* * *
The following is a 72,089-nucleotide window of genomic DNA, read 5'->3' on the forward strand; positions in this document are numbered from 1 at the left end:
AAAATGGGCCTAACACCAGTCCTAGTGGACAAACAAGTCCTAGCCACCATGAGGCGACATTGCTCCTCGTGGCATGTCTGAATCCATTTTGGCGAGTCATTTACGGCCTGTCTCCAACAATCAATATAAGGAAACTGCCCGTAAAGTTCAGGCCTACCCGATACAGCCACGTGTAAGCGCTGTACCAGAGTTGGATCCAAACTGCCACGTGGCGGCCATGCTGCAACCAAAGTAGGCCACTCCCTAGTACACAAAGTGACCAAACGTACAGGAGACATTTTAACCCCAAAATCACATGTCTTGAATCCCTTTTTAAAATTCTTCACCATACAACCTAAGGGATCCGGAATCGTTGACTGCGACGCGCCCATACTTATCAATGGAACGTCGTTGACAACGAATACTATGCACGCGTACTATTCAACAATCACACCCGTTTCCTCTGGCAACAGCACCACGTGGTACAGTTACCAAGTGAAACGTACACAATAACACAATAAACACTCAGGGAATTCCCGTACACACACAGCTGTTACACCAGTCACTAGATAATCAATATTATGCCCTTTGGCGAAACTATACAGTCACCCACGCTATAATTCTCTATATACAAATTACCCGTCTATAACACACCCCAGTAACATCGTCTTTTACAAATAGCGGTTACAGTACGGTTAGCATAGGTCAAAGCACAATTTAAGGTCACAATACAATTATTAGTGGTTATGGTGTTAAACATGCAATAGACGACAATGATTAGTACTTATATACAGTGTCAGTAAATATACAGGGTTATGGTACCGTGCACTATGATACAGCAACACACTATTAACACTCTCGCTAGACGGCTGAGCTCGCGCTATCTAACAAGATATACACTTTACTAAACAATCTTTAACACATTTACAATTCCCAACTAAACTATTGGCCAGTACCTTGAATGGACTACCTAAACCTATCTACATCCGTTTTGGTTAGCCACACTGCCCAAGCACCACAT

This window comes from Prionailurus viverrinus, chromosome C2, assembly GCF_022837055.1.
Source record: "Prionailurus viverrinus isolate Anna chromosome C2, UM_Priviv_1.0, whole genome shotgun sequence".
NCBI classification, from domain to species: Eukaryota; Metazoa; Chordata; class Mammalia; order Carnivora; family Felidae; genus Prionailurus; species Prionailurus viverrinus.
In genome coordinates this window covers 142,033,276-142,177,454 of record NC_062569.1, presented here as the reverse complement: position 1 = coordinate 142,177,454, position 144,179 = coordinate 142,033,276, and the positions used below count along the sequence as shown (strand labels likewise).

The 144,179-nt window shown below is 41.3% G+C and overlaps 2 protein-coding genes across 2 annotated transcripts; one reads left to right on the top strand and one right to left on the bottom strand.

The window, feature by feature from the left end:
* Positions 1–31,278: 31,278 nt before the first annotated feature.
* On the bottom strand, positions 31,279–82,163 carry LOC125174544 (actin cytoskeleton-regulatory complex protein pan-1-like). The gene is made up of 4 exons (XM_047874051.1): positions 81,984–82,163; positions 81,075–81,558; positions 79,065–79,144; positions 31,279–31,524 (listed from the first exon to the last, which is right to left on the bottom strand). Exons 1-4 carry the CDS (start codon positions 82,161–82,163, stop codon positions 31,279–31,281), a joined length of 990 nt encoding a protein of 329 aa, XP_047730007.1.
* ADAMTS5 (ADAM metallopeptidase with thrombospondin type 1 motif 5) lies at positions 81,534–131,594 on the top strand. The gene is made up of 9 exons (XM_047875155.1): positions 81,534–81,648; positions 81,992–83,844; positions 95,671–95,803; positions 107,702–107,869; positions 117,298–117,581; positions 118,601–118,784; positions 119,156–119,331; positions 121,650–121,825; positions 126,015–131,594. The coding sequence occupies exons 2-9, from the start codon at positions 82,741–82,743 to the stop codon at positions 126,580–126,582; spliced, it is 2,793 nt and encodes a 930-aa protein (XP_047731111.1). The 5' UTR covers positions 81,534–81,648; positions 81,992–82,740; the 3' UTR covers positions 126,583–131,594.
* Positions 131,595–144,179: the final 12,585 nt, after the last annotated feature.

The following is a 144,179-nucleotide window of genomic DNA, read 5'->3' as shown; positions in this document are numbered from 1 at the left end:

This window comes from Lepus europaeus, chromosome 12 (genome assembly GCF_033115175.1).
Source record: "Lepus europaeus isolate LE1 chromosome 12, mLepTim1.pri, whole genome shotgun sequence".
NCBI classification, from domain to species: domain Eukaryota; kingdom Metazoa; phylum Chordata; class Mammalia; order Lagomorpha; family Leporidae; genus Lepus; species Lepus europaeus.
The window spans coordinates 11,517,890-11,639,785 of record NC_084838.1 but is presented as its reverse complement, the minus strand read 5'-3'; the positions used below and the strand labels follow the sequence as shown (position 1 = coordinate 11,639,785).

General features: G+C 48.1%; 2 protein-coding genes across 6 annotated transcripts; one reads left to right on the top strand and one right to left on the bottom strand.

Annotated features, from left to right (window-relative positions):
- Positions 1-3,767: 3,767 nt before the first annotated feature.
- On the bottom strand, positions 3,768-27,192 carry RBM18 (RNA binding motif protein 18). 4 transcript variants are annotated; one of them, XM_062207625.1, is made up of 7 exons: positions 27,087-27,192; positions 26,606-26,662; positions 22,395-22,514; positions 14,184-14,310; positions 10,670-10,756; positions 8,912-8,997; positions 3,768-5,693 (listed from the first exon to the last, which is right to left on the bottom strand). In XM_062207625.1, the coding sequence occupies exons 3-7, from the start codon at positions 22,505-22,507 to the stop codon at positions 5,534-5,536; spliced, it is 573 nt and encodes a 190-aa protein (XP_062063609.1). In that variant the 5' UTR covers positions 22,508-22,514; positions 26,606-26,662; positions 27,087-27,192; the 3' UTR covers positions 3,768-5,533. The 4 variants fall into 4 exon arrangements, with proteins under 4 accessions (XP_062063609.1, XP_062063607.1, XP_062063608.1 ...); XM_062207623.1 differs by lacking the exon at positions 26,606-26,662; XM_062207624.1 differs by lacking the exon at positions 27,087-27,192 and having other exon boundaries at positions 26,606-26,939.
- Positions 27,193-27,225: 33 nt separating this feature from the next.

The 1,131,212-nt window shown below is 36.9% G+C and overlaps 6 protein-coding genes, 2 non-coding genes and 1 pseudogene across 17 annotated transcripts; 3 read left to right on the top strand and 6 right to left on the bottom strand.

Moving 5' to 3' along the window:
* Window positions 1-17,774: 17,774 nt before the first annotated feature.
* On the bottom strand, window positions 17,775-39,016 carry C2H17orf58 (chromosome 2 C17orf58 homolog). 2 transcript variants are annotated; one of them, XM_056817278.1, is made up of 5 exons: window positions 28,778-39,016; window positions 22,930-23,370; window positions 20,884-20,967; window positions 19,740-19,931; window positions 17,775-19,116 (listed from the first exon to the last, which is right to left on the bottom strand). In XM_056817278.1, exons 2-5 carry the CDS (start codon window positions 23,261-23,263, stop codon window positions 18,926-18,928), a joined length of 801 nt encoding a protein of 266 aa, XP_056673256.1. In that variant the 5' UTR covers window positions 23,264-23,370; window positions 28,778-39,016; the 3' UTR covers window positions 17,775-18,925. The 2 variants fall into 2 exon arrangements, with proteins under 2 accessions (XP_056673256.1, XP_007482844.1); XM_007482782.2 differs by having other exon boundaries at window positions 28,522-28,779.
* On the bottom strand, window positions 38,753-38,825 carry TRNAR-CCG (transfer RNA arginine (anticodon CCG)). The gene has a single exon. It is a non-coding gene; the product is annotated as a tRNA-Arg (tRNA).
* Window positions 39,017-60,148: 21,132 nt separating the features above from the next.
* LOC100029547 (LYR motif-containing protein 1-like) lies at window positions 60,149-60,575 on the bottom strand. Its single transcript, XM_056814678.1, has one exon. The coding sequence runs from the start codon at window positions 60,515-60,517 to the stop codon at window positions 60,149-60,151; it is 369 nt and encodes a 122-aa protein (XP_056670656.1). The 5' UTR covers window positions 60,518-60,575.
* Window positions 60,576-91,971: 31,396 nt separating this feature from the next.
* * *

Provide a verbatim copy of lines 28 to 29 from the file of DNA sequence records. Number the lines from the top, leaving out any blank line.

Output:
* Window positions 39,017-60,148: 21,132 nt separating the features above from the next.
* LOC100029547 (LYR motif-containing protein 1-like) lies at window positions 60,149-60,575 on the bottom strand. Its single transcript, XM_056814678.1, has one exon. The coding sequence runs from the start codon at window positions 60,515-60,517 to the stop codon at window positions 60,149-60,151; it is 369 nt and encodes a 122-aa protein (XP_056670656.1). The 5' UTR covers window positions 60,518-60,575.